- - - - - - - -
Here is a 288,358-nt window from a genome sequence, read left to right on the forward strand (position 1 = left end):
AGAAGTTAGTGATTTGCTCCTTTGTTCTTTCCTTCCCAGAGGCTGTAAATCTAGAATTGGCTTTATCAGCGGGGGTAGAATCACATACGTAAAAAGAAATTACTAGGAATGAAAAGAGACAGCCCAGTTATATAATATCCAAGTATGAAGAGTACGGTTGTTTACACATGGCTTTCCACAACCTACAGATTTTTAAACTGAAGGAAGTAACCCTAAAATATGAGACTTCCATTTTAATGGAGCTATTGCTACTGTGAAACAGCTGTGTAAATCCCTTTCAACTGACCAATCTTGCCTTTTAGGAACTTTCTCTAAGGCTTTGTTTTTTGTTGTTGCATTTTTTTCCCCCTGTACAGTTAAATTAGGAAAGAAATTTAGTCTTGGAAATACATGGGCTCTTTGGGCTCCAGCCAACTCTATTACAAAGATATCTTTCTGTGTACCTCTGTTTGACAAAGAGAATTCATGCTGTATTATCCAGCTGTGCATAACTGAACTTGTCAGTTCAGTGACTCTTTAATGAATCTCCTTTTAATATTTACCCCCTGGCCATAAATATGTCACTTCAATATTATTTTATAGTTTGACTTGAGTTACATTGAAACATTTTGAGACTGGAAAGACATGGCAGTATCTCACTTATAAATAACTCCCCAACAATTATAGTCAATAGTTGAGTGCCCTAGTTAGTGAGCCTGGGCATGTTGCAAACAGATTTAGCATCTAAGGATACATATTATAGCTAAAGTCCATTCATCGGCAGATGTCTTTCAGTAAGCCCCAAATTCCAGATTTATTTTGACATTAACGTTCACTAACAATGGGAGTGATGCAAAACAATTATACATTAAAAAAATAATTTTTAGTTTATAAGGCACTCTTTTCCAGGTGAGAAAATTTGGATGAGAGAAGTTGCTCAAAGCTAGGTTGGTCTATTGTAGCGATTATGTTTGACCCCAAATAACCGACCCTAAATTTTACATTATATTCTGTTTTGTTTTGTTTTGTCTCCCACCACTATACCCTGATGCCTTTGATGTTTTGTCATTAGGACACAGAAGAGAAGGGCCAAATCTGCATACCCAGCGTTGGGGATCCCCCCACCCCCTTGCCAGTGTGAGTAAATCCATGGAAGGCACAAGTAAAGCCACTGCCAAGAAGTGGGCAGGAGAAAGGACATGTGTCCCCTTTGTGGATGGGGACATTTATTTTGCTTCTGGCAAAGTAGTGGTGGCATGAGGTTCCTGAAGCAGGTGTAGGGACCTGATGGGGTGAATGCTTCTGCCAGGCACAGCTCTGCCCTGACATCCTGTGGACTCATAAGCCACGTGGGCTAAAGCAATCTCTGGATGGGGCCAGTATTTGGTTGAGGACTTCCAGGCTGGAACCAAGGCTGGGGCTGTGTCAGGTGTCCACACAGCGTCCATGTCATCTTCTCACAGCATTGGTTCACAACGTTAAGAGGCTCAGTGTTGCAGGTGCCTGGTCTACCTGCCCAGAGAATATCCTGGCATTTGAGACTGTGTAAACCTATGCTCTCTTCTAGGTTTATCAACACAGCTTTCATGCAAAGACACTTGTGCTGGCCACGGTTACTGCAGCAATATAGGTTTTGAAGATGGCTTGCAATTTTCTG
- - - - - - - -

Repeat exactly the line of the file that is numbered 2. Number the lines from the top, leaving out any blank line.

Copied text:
AGAAGTTAGTGATTTGCTCCTTTGTTCTTTCCTTCCCAGAGGCTGTAAATCTAGAATTGGCTTTATCAGCGGGGGTAGAATCACATACGTAAAAAGAAATTACTAGGAATGAAAAGAGACAGCCCAGTTATATAATATCCAAGTATGAAGAGTACGGTTGTTTACACATGGCTTTCCACAACCTACAGATTTTTAAACTGAAGGAAGTAACCCTAAAATATGAGACTTCCATTTTAATGGAGCTATTGCTACTGTGAAACAGCTGTGTAAATCCCTTTCAACTGACCAATCTTGCCTTTTAGGAACTTTCTCTAAGGCTTTGTTTTTTGTTGTTGCATTTTTTTCCCCCTGTACAGTTAAATTAGGAAAGAAATTTAGTCTTGGAAATACATGGGCTCTTTGGGCTCCAGCCAACTCTATTACAAAGATATCTTTCTGTGTACCTCTGTTTGACAAAGAGAATTCATGCTGTATTATCCAGCTGTGCATAACTGAACTTGTCAGTTCAGTGACTCTTTAATGAATCTCCTTTTAATATTTACCCCCTGGCCATAAATATGTCACTTCAATATTATTTTATAGTTTGACTTGAGTTACATTGAAACATTTTGAGACTGGAAAGACATGGCAGTATCTCACTTATAAATAACTCCCCAACAATTATAGTCAATAGTTGAGTGCCCTAGTTAGTGAGCCTGGGCATGTTGCAAACAGATTTAGCATCTAAGGATACATATTATAGCTAAAGTCCATTCATCGGCAGATGTCTTTCAGTAAGCCCCAAATTCCAGATTTATTTTGACATTAACGTTCACTAACAATGGGAGTGATGCAAAACAATTATACATTAAAAAAATAATTTTTAGTTTATAAGGCACTCTTTTCCAGGTGAGAAAATTTGGATGAGAGAAGTTGCTCAAAGCTAGGTTGGTCTATTGTAGCGATTATGTTTGACCCCAAATAACCGACCCTAAATTTTACATTATATTCTGTTTTGTTTTGTTTTGTCTCCCACCACTATACCCTGATGCCTTTGATGTTTTGTCATTAGGACACAGAAGAGAAGGGCCAAATCTGCATACCCAGCGTTGGGGATCCCCCCACCCCCTTGCCAGTGTGAGTAAATCCATGGAAGGCACAAGTAAAGCCACTGCCAAGAAGTGGGCAGGAGAAAGGACATGTGTCCCCTTTGTGGATGGGGACATTTATTTTGCTTCTGGCAAAGTAGTGGTGGCATGAGGTTCCTGAAGCAGGTGTAGGGACCTGATGGGGTGAATGCTTCTGCCAGGCACAGCTCTGCCCTGACATCCTGTGGACTCATAAGCCACGTGGGCTAAAGCAATCTCTGGATGGGGCCAGTATTTGGTTGAGGACTTCCAGGCTGGAACCAAGGCTGGGGCTGTGTCAGGTGTCCACACAGCGTCCATGTCATCTTCTCACAGCATTGGTTCACAACGTTAAGAGGCTCAGTGTTGCAGGTGCCTGGTCTACCTGCCCAGAGAATATCCTGGCATTTGAGACTGTGTAAACCTATGCTCTCTTCTAGGTTTATCAACACAGCTTTCATGCAAAGACACTTGTGCTGGCCACGGTTACTGCAGCAATATAGGTTTTGAAGATGGCTTGCAATTTTCTG